Virginians hope pipeline plan runs out of gas

Published: Apr. 7, 2015 at 8:05 PM EDT|Updated: Apr. 17, 2015 at 5:50 PM EDT
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RICHMOND, VA (WWBT) - The three-state Atlantic Coast Pipeline set to run through Central Virginia is getting the attention of residents throughout the Commonwealth.

Tuesday, the group came to Richmond to take its message to Gov. Terry McAuliffe, along with 5,000 signatures from concerned landowners and citizens hoping to stop the pipeline.

In the past, McAuliffe has come out in support of the project, but the hope is the signatures will help change his mind.

A small group gathered in Richmond with a big message: "NO NEW PIPELINES."

"I feel deeply violated, I really do, by Dominion's plans to put their pipeline on my property," said Joanna Salidis, who traveled from her home in Nelson County to weigh in on the Atlantic Coast Pipeline.

Salidis traveled from her home in Nelson County to weigh in on the pipeline project.

"We love our home and we don't want it converted into an energy super highway for Dominion," Salidis said.

"The pipeline starts in West Virginia and runs all the way into Virginia," says Dominion spokesperson Frank Mack pointing to the proposed line.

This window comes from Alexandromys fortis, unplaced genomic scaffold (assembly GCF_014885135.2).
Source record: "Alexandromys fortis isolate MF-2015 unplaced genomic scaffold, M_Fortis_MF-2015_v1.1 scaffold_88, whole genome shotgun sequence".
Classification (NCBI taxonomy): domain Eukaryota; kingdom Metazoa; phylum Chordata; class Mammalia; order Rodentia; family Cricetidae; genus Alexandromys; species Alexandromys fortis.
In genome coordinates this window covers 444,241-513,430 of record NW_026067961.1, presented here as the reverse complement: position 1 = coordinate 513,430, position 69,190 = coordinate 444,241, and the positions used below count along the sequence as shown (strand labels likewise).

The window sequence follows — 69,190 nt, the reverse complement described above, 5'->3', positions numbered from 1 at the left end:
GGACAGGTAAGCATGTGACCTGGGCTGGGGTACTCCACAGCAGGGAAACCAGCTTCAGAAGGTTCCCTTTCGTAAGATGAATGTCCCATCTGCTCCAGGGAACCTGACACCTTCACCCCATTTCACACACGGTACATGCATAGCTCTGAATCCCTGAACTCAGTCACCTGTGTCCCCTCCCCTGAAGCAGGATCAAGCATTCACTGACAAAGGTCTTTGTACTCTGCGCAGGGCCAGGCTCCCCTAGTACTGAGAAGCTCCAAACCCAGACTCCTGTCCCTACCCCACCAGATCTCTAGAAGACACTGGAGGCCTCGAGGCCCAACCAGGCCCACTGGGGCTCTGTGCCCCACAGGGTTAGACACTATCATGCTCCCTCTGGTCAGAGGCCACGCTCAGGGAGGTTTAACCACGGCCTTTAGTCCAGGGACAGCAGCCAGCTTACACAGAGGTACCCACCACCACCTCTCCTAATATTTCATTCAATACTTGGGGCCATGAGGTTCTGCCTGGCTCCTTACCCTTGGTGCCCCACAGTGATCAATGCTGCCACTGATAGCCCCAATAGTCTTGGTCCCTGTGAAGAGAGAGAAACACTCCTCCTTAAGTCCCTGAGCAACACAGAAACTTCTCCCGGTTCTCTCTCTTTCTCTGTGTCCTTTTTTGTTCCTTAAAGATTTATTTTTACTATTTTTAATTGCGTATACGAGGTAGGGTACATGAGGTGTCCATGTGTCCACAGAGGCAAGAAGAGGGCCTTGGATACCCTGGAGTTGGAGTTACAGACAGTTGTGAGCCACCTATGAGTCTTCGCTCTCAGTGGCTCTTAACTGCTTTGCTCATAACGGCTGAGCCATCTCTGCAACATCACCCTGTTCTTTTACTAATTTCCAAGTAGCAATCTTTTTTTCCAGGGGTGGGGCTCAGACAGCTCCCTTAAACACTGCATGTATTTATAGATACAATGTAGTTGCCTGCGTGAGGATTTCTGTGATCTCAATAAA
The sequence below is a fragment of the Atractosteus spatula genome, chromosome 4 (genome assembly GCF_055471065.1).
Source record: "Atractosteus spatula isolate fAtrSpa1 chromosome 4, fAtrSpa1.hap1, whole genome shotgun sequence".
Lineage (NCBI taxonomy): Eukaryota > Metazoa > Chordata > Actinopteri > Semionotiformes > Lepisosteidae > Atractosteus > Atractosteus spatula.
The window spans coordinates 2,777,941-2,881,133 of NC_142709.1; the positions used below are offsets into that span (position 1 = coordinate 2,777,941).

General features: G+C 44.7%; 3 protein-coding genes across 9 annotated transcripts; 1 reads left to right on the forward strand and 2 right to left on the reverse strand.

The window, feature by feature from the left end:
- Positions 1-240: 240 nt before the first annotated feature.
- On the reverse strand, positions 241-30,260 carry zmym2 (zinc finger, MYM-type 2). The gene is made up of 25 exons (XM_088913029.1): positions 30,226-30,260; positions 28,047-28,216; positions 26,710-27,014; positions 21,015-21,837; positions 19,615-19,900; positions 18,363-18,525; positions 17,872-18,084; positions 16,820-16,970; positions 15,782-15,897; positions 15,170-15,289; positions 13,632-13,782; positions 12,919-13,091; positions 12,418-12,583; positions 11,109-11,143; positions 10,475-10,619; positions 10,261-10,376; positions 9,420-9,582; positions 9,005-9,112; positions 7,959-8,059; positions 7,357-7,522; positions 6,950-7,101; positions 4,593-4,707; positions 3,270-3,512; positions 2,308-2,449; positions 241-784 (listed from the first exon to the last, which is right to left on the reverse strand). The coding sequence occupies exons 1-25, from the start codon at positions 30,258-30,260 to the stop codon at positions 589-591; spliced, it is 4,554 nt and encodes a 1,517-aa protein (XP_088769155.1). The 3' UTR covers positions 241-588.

The three-state pipeline would end in North Carolina, but detractors say not before cutting through Central Virginia with a 42-inch pipe.

"The purpose of the Atlantic Coast Pipeline project is to meet the urgent energy needs in Virginia and North Carolina," Mack said.

The proposed 550-mile pipeline would carry pressurized natural gas.

Video provided by Dominion Power shows what work would entail.

Dominion says it understands people's concerns, but says there are positives to project.

"The Economic Development is going to be strong with thousands of new construction and permanent jobs and it's going to be cleaner air for everybody and there's going to be significant tax revenue on an annual basis," Mack said.

But, residents who may end up with this pipeline running through their communities aren't so sure. They worry about how this will impact public safety and natural resources.

"Imagine a 10-foot high dam on the ground holding back water. That's going to be the same thing, but underneath. And, what is that going to do to our public water supplies?" Augusta County resident Nancy Sorrells said.

Dominion hopes to have the project approved next summer and construction started in late 2016.

A spokesperson for McAuliffe said the governor is for the project if it's done right: "Governor McAuliffe supports the Atlantic Coast pipeline which will bring significant economic development and job creation opportunities to the region, and will lower energy costs. The governor also supports efforts to ensure that the project is done safely and takes into consideration local community needs and concerns."

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